The same is true of any Obamacare repeal proposal – most of the people who “lose” insurance will obtain new plans, and if the free market is allowed to function properly, those plans will be cheaper and better. Republicans should always and everywhere push back against the false narrative that insurance lost under Obamacare doesn’t count because most of the losses were temporary, but only insurance that might be lost under repeal proposals counts, and all of those losses must be treated as permanent.
If that ridiculous argument isn’t killed during the Obamacare repeal debate, reformers will face a new version of it every time they attempt to scale back any government program. It’s a key element of the “progressive” strategy to ensure that ground seized by the State is never returned to the people.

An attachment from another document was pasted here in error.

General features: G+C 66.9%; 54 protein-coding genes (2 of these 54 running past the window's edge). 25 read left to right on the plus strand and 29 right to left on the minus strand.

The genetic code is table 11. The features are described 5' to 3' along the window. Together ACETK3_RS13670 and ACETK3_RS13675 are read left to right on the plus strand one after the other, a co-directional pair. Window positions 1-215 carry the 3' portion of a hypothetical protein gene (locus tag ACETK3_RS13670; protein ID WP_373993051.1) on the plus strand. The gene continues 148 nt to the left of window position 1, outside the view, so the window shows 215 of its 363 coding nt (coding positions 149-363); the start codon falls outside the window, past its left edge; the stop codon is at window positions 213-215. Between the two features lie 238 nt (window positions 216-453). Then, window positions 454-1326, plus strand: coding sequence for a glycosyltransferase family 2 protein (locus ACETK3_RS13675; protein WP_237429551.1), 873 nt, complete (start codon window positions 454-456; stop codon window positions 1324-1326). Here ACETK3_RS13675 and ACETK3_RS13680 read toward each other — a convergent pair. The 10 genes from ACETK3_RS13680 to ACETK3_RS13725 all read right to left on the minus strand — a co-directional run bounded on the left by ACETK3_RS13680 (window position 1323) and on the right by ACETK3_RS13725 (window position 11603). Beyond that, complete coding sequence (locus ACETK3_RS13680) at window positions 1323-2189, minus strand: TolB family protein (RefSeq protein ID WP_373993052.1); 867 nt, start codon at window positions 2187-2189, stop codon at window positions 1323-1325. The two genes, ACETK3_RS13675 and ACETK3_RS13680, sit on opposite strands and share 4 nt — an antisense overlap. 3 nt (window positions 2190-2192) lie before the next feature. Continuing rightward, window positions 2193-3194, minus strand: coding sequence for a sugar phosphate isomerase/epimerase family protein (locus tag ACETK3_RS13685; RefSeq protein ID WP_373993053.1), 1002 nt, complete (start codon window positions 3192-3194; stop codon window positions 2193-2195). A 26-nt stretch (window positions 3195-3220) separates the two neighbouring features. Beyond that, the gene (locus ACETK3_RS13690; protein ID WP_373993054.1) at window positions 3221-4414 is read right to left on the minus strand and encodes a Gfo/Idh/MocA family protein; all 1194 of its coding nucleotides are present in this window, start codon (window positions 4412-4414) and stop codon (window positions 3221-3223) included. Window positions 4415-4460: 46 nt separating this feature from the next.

Another aspect of that strategy is the notion that only benefits provided or subsidized by the government really count. Expecting people to pay for their own stuff is tantamount to “denying them access” to whatever progressives think they have a “right” to. This new ideological weapon was rolled out in a big way during the 2012 presidential campaign, but many Republicans seem to have missed its significance or dismissed the “paying for my own contraceptives = oppression” argument as too silly to merit a response.
They were wrong, and if they don’t persuade voters to resume viewing health insurance as a market commodity instead of a “right” that should be administered by the sacred temples of the holy State, they’re going to have a hard time restoring what the Obama Democrats took away from the private sector.